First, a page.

With the advent of the automobile, the trucks, and the buses, much of this railroad activity gradually decreased until now only a few trains pass through, and a quiet depot sits on the southern edge of town. The Soo Line Railroad closed our depot on December 3, 1973, as part of an expanding program of traveling agents. Service at the depot is now being handled by traveling agent, Robert Goldamer, of Abbotsford, who also handles the business at Abbotsford, Colby, and Unity.

John Burke was our last depot agent, coming here from Loyal in 1967.

The depot and loading dock have now been slated for removal.

Spencer Industries (Pages 57-59)

The foundation of modern day industry in the village began in 1913 when a corporation named the Spencer Lumber & Supply Company was formed by T. A. Tack, Mrs. Helen Tack, and H. A. Martin. The business was located west of the railroad tracks on Clark Street, the original building being on the site presently occupied by the United Building Center.

The purpose of the Lumber & Supply Company was to manufacture and deal in lumber and timber of all kinds, and also to buy, sell and deal in pine and hardwood timber land and other real estate. The Company operated until November, 1927, when they changed the name to Dairy Belt Cheese & Butter Co. It was during this time that they established Cheese Assembling warehouses at Spencer, Fremont, Thorp, Boyd, Ashland, Ladysmith and Cameron, purchasing the cheese from factories in those areas. The warehouses were later sold, with the exception of the Spencer location, to the Wheeler Cheese Co., Green Bay, Wisconsin. Prior to this period the Spencer Milk Co., a cooperative, was formed by local farmers to manufacture evaporated milk. It was sold to T. A. Tack, Emil Marten, and Louis Hartle. The depression took its toll and they discontinued its operation.

Ray Tack joined the Dairy Belt in 1928 and in 1931 became Secretary. After joining the firm he purchased for the Dairy Belt, the Spencer Milk Products Co., to be operated as a subsidiary. In 1940 Ray became President of Dairy Belt and later started the remodeling of the plant for a sweetened condensed milk operation.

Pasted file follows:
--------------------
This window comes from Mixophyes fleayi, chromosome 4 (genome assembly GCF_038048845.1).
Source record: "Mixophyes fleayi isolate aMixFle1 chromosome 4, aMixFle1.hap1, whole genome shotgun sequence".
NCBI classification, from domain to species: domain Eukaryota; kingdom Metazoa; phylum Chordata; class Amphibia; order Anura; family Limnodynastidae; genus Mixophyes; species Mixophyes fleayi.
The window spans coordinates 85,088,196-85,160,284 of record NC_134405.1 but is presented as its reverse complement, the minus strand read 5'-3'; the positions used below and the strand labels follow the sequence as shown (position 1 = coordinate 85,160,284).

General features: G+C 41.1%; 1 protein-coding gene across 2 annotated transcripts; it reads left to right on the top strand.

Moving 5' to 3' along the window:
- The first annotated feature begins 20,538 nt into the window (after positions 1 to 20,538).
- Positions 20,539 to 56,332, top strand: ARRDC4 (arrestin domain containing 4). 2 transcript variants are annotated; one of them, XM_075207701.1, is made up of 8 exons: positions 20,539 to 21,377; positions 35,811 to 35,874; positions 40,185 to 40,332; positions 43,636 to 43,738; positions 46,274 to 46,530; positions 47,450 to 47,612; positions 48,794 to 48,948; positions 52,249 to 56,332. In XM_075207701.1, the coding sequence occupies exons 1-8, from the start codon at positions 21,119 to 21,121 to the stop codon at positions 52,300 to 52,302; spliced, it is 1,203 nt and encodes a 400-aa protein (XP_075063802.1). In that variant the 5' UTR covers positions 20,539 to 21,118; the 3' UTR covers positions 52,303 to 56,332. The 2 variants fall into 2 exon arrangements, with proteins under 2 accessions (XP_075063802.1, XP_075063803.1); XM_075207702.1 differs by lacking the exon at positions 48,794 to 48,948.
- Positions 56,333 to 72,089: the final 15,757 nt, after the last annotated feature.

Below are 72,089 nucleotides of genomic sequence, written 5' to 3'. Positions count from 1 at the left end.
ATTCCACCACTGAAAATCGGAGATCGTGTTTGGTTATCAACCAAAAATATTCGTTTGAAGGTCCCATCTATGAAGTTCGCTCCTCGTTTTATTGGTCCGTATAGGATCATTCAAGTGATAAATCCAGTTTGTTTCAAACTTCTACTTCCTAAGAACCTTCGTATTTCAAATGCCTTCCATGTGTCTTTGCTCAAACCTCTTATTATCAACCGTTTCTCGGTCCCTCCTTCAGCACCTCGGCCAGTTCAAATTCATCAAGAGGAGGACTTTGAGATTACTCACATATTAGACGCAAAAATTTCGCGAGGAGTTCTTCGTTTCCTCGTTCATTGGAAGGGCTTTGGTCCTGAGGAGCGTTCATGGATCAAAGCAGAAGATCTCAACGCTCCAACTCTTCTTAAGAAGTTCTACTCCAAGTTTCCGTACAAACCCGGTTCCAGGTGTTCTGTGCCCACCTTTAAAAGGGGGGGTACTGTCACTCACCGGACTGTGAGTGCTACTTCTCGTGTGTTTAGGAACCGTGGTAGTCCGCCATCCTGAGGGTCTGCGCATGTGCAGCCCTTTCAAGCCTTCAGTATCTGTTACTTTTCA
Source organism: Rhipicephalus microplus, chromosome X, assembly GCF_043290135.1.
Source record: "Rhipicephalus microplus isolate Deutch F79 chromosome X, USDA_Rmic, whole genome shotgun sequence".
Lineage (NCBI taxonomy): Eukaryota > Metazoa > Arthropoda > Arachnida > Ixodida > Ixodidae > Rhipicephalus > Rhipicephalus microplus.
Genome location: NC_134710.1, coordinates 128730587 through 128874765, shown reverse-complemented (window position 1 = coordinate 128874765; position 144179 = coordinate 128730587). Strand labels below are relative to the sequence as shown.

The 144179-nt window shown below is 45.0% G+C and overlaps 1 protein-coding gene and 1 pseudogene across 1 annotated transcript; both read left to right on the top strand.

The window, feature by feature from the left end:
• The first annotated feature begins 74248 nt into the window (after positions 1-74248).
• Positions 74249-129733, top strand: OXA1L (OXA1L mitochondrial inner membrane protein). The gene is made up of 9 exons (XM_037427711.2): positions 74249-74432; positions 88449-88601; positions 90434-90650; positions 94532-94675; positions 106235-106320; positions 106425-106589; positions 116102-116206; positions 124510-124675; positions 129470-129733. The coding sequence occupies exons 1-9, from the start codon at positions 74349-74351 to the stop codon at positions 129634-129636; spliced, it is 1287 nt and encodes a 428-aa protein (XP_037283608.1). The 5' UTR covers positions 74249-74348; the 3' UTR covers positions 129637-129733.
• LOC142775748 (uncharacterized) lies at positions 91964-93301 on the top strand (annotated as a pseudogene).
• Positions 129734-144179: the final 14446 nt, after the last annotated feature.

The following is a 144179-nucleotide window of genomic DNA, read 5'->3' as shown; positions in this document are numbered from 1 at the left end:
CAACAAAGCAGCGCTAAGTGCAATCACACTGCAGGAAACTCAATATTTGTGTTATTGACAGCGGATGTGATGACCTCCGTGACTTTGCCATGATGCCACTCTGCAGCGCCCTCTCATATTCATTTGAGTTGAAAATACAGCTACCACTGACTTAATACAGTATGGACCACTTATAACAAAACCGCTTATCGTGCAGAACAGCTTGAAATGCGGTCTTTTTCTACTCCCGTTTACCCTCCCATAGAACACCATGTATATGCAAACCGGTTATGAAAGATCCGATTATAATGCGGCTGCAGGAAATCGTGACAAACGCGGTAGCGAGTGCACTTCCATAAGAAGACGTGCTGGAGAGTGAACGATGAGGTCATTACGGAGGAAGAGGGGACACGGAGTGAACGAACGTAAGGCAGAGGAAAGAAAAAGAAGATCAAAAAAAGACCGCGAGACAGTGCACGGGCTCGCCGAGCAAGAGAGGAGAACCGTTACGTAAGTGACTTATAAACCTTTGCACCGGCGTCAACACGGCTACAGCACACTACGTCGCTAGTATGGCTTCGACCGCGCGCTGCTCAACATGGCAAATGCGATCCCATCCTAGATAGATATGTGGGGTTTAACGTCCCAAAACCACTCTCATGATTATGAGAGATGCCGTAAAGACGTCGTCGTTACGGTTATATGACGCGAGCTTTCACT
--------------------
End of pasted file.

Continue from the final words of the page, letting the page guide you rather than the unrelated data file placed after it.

A Dairy Belt subsidiary at Junction City made evaporated milk and was known as one of the largest, most modern milk plants in Central Wisconsin. At the height of its operation, it processed 200,000 pounds of milk daily. Some of that milk was trucked in from the Spencer area. In 1944 that plant, managed by Waldo Albert, was sold to the Borden Company. Mr. Albert was then moved to Spencer where he took over the management of the Sweetened Milk operation. After the war, this operation was discontinued and the plant was converted to the manufacture of cheddar cheese.

During World War II, in 1944, the company began making process cheese in the John Holzschuh Cheese Factory, which was located south of Graves Store on LaSalle Street. It was a small operation employing people on three shifts.

Ken D. Graves joined the firm in 1943 as a stockholder and as Vice President. The Dairy Belt moved into a new building in 1945 which was adjacent to the Milk Products Plant. In this plant, with new modern equipment, they increased their production of Processed Cheese to over 20,000,000 pounds per year, employing over 100 people.

More growth was experienced in 1951 when the Milk Products building was razed and new quarters were built to accommodate the Hawley & Hoops Corporation, who leased the facilities to made dried milk for the M&M Candy Company. Frank Waskow, Curt Barfknecht, and Rudy Schweiss were brought here to manage the operation. This arrangement continued until September of 1959.

In November of 1961, K. D. Graves became President of the company and continued the business until July, 1963, when it was purchased by Land O’Lakes Creameries of Minneapolis, Minnesota.

Facilities at this plant have more than doubled in floor space since 1963. In the mid-sixties, a supply warehouse and two storage buildings containing 35,000 square feet of floor space were added. Two coolers and a warehouse, 20,000 square feet, were added to the plant in the summer of 1972. A 15,000 foot refrigeration area and a 20,000 square foot production area was completed in September of 1973. Two production crews and one clean-up crew work three shifts in a round-the-clock operation at the present day Land O’Lakes plant, with a work force of approximately 400 people.

Showing a continued interest in the village, R. J. Tack and K. D. Graves erected a building across from the old water tower in 1947 and rented it to Luke Riepel. The building was to house the Pup Motor Car Co., manufacturing postwar metal and plywood golf carts.

This venture proved to be unsuccessful as the carts never got off the assembly line. The building was used for awhile as scale boards for cheese boxes were manufactured there, and wood mouldings were also produced.